Observations on life

A simple step to help millennials save

TeenVogue has an article entitled “4 Super Simple Tips That’ll Help You Do The Impossible: Actually Save Your Money”

Here are steps one and three below. Two and four are talk to your friends and save at any age … brilliant. I guess I’m just too old to appreciate this stuff. How dumb do you have to be to need this kind of advice? How common sense challenged are you to need an app to set a savings goal? 

Don’t get me wrong I like apps. I have one that checks my heart rate another that tracks my Fitbit and my favorite one that lets me point my iPhone at foreign language text and it shows me it in English; it helped me avoid eating tripe here in Spain. πŸ˜ƒ. I have lots of apps. I even have one that when you press it says to you …

“Hey Dummy, the secret to saving is to save automatically out of each paycheck so you never get your hands on the money and then you can do whatever you like with what’s left after paying your living expenses as long as you don’t use a credit card.”

See, only one simple rule based on one simple idea; common sense. Something I hope even millennials can appreciate. Her is rule 1A; stop wasting money on all those apps you don’t need and will never use … I have a lot of those too. 😎

1. Start paying attention to small purchases, which can quickly add up.

How many PSLs have you ordered from Starbucks this week? What would be the financial impact if you made your coffee at home? “Start to pay a little bit more attention to what you are already doing and understand that there is decision-making going on all the time,” says Chatzky. Spending $5 a day at Starbucks can add up at the end of the month. Reviewing your credit card bill each month and gaining a true understanding of how many times you actually one-click shop at Amazon can be eye-opening. It might also help you catch charges that have been accidentally billed to your credit card.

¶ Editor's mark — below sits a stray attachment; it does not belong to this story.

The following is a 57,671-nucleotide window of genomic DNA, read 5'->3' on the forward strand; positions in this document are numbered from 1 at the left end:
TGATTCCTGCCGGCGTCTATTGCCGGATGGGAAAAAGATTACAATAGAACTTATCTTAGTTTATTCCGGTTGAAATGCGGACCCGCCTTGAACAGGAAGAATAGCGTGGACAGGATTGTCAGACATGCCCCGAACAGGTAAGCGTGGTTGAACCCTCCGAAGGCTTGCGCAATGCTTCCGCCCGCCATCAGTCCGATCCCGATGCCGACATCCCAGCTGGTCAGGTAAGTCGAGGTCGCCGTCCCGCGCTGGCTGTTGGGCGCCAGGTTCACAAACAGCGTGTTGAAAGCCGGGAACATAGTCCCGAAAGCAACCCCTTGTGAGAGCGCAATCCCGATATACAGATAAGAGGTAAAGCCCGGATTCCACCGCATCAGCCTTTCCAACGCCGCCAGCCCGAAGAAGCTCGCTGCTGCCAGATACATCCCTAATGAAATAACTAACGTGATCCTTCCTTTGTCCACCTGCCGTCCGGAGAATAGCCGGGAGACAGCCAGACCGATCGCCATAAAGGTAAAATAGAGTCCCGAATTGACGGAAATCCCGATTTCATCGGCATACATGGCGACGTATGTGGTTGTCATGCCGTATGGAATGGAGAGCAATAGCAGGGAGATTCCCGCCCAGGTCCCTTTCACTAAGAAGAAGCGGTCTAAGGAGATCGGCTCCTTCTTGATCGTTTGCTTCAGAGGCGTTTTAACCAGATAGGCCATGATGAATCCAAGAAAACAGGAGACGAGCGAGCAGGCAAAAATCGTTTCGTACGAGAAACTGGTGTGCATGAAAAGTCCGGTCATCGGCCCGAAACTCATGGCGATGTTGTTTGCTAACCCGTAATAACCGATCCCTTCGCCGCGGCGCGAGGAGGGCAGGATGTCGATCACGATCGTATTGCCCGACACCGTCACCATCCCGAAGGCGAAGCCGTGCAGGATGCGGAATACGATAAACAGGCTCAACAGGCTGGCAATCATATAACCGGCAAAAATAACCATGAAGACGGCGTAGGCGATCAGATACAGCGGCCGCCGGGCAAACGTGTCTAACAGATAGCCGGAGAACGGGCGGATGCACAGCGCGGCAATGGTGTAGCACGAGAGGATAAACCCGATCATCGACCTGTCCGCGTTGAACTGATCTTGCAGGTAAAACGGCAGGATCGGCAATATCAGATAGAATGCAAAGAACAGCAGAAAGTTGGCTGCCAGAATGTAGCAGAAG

3. Technology can help.

PlentyFi is a financial planning app that Chatzky recommends, especially if you have a job that doesn’t give you access to a retirement account.

The nifty app allows you to set up a savings goal for purchases, which can be as small as a new pair of shoes or as large as a mortgage for your dream home. It lets you set a deadline and links to your checking account so you can schedule payments. You can also track multiple savings goals and visualize how much money you have left to earn in order to reach your goal.

If you want to learn more about saving through more traditional venues, ask your parents if they have a financial advisor that you can meet with. You can also try speaking to the financial advisors and tellers at your local bank branch β€” they are a wealth of knowledge.


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